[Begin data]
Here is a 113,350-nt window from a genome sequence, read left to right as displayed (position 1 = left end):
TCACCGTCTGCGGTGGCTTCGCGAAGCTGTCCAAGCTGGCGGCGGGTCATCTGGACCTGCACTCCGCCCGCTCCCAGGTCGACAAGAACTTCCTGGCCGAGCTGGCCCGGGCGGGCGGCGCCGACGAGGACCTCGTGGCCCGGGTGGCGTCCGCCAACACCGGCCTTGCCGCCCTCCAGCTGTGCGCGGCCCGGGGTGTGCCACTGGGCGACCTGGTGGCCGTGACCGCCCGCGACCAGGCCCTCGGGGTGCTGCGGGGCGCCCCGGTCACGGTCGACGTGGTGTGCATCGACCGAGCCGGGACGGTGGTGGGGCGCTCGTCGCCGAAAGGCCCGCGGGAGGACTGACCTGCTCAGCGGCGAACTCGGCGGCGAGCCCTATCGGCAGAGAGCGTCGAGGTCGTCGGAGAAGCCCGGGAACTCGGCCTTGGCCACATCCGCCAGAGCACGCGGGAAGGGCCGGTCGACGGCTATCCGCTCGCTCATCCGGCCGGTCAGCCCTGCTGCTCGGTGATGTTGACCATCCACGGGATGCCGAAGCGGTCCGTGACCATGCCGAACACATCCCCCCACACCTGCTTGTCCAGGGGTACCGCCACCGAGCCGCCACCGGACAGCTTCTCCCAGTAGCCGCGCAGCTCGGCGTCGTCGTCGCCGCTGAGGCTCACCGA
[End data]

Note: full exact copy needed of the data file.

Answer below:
Here is a 113,350-nt window from a genome sequence, read left to right as displayed (position 1 = left end):
TCACCGTCTGCGGTGGCTTCGCGAAGCTGTCCAAGCTGGCGGCGGGTCATCTGGACCTGCACTCCGCCCGCTCCCAGGTCGACAAGAACTTCCTGGCCGAGCTGGCCCGGGCGGGCGGCGCCGACGAGGACCTCGTGGCCCGGGTGGCGTCCGCCAACACCGGCCTTGCCGCCCTCCAGCTGTGCGCGGCCCGGGGTGTGCCACTGGGCGACCTGGTGGCCGTGACCGCCCGCGACCAGGCCCTCGGGGTGCTGCGGGGCGCCCCGGTCACGGTCGACGTGGTGTGCATCGACCGAGCCGGGACGGTGGTGGGGCGCTCGTCGCCGAAAGGCCCGCGGGAGGACTGACCTGCTCAGCGGCGAACTCGGCGGCGAGCCCTATCGGCAGAGAGCGTCGAGGTCGTCGGAGAAGCCCGGGAACTCGGCCTTGGCCACATCCGCCAGAGCACGCGGGAAGGGCCGGTCGACGGCTATCCGCTCGCTCATCCGGCCGGTCAGCCCTGCTGCTCGGTGATGTTGACCATCCACGGGATGCCGAAGCGGTCCGTGACCATGCCGAACACATCCCCCCACACCTGCTTGTCCAGGGGTACCGCCACCGAGCCGCCACCGGACAGCTTCTCCCAGTAGCCGCGCAGCTCGGCGTCGTCGTCGCCGCTGAGGCTCACCGA